The Child Who Got Shot

This morning, a student and an adult were shot at Noblesville West Middle School. I don’t know many more details as I write this. This is not a school I’ve personally heard of or been to, but it feels close. Closer than before.

I can only imagine that middle school serves hundreds of students. That means hundreds of parents likely paced and cried and waited for a phone call and then felt relief the moment they found out that the kid who got shot was not their child. But, one set of parents was not so lucky. Despite the odds being in their favor – there were hundreds of other kids at the school. After all – it was their child who got shot. It was their lives that were about to be turned upside down. It was their own child who may not ever come home. It was that family who would feel the instant, engulfing feeling of despair.

Parents, the odds are in our favor.

You, reading this: your kid is not likely to get shot at school, or at a concert or at a movie theater. But, they could.

The odds of a tragedy like this are much greater than they were decades ago when you were in school. A time when your parents probably didn’t worry much or at all about mass shootings and guns in school. I’ve long lost track of how many lives have been changed or painfully, unfairly they have been halted by tragedies like this. Right now, all I see is red. And I’m angry and scared.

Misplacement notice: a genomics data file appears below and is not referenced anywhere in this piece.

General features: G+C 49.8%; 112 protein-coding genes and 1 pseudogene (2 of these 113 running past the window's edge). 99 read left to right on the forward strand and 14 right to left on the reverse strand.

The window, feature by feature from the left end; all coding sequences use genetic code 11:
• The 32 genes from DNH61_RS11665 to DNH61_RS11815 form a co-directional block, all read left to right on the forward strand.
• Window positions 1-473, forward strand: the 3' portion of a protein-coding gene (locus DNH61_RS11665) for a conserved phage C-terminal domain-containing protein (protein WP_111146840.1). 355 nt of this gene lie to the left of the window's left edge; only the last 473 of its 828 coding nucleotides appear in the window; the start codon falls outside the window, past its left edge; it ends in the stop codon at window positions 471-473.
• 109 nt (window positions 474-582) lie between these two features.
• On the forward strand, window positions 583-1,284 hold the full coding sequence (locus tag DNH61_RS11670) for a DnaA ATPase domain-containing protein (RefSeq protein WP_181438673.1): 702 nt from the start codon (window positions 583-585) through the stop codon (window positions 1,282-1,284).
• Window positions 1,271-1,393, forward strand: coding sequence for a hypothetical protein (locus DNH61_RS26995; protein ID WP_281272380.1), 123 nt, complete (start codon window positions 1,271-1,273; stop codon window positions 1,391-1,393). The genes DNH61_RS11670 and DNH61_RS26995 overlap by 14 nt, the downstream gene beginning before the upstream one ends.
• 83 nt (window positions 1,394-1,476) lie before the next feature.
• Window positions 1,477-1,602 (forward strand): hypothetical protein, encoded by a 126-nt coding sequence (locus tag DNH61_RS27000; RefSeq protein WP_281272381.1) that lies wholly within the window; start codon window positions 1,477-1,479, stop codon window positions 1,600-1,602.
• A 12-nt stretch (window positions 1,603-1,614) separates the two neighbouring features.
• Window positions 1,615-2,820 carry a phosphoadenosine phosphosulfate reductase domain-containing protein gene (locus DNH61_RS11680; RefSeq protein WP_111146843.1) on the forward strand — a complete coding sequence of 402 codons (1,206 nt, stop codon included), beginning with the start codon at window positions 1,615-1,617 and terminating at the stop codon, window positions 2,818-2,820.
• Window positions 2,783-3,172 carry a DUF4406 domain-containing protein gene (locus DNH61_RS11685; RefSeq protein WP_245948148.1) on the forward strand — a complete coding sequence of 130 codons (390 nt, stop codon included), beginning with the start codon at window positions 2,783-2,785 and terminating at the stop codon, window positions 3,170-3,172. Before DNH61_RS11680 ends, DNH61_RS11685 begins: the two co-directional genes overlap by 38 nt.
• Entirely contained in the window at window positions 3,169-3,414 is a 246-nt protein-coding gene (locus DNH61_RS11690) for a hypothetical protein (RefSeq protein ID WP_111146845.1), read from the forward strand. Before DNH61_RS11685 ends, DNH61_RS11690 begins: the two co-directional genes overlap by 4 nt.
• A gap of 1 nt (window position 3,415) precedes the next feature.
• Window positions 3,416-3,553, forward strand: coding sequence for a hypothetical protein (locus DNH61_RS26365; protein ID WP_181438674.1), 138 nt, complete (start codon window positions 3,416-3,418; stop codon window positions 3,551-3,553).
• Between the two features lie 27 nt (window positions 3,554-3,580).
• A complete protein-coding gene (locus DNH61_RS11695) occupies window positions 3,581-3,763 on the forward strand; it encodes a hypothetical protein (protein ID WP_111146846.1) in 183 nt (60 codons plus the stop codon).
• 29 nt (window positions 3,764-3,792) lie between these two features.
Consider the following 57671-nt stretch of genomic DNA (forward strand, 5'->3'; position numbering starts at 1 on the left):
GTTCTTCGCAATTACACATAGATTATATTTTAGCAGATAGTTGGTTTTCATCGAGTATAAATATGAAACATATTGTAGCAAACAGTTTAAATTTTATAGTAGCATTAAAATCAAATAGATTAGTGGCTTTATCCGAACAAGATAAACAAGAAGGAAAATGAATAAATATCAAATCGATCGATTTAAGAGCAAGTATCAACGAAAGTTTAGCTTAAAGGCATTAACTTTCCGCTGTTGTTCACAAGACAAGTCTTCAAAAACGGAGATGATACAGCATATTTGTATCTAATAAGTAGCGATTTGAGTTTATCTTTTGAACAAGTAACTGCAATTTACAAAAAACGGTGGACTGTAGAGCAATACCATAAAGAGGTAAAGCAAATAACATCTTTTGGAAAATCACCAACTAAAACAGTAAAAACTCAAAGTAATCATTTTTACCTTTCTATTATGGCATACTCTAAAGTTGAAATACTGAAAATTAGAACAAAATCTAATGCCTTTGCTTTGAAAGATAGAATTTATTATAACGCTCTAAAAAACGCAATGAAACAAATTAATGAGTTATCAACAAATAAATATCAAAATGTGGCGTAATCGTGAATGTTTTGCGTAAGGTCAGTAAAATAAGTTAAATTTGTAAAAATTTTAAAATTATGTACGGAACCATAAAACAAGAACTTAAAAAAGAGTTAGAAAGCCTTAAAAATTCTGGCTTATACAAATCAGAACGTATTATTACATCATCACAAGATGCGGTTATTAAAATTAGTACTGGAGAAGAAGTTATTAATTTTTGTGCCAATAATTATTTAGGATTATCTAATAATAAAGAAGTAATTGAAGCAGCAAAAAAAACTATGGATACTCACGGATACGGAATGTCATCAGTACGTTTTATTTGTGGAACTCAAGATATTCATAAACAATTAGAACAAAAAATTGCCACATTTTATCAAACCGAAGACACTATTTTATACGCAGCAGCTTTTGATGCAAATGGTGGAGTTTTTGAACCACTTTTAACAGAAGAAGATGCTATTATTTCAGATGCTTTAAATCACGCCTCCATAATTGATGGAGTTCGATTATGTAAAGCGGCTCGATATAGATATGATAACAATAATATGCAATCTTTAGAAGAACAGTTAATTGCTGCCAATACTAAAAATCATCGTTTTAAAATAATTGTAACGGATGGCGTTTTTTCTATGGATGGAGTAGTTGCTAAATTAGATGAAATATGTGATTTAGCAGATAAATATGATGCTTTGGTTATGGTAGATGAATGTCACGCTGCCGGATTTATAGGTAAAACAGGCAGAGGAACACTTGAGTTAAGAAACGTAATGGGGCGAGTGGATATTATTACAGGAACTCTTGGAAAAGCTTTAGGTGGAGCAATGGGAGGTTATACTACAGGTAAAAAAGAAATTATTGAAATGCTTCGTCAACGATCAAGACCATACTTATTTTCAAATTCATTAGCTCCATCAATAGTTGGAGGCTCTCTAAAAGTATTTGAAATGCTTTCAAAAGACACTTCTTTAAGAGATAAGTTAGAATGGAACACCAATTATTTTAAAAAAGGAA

I see a problem so massive, so tragic, so gut-wrenching that it cannot be ignored. It cannot be neatly confined or explained away based on politics or anything else. It cannot be fixed with a single piece of legislation or by putting a certain person in an office. It cannot be ignored because it happened at a school we never heard of, or to a person we didn’t know, or because a gun was obtained illegally or legally, or the suspect or victim was black or white or an immigrant.

But, it certainly cannot be resolved with inaction, either.

There was a child who got shot. And he or she is not the first. And no, it’s not your kid, but it could be.

This problem is all-inclusive; this beast does not discriminate. It is a problem so complex that there is no tidy, fix-all solution, and this isn’t a post to propose one. Problems like this seem intimidating, exhausting. We do not all agree on where to start. But, can we agree on one thing: that we must start? For the child who got shot, for all children, for all parents. For everyone. 

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